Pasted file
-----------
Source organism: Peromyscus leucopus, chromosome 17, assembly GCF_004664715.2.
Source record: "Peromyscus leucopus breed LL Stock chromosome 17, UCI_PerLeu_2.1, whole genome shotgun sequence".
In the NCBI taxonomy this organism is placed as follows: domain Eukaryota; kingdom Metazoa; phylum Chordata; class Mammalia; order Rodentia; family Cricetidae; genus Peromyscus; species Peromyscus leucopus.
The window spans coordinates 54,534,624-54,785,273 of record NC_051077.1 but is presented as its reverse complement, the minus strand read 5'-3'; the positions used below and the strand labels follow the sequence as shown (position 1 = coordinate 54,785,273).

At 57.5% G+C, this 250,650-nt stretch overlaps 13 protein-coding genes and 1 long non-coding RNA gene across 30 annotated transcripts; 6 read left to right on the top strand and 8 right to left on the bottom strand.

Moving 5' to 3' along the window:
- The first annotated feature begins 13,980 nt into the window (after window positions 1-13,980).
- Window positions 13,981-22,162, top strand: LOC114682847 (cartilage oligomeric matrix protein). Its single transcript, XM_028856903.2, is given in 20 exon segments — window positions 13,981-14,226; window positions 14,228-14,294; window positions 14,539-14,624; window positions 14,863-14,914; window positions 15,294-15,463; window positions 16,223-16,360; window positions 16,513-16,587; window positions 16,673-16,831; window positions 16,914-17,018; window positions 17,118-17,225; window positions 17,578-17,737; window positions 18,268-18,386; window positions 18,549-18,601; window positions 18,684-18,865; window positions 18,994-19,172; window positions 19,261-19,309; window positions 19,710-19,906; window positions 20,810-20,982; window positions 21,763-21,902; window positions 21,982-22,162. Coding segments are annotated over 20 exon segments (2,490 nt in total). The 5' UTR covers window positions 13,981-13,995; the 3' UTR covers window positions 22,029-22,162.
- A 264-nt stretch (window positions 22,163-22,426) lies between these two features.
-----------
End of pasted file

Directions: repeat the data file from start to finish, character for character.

Source organism: Peromyscus leucopus, chromosome 17, assembly GCF_004664715.2.
Source record: "Peromyscus leucopus breed LL Stock chromosome 17, UCI_PerLeu_2.1, whole genome shotgun sequence".
In the NCBI taxonomy this organism is placed as follows: domain Eukaryota; kingdom Metazoa; phylum Chordata; class Mammalia; order Rodentia; family Cricetidae; genus Peromyscus; species Peromyscus leucopus.
The window spans coordinates 54,534,624-54,785,273 of record NC_051077.1 but is presented as its reverse complement, the minus strand read 5'-3'; the positions used below and the strand labels follow the sequence as shown (position 1 = coordinate 54,785,273).

At 57.5% G+C, this 250,650-nt stretch overlaps 13 protein-coding genes and 1 long non-coding RNA gene across 30 annotated transcripts; 6 read left to right on the top strand and 8 right to left on the bottom strand.

Moving 5' to 3' along the window:
- The first annotated feature begins 13,980 nt into the window (after window positions 1-13,980).
- Window positions 13,981-22,162, top strand: LOC114682847 (cartilage oligomeric matrix protein). Its single transcript, XM_028856903.2, is given in 20 exon segments — window positions 13,981-14,226; window positions 14,228-14,294; window positions 14,539-14,624; window positions 14,863-14,914; window positions 15,294-15,463; window positions 16,223-16,360; window positions 16,513-16,587; window positions 16,673-16,831; window positions 16,914-17,018; window positions 17,118-17,225; window positions 17,578-17,737; window positions 18,268-18,386; window positions 18,549-18,601; window positions 18,684-18,865; window positions 18,994-19,172; window positions 19,261-19,309; window positions 19,710-19,906; window positions 20,810-20,982; window positions 21,763-21,902; window positions 21,982-22,162. Coding segments are annotated over 20 exon segments (2,490 nt in total). The 5' UTR covers window positions 13,981-13,995; the 3' UTR covers window positions 22,029-22,162.
- A 264-nt stretch (window positions 22,163-22,426) lies between these two features.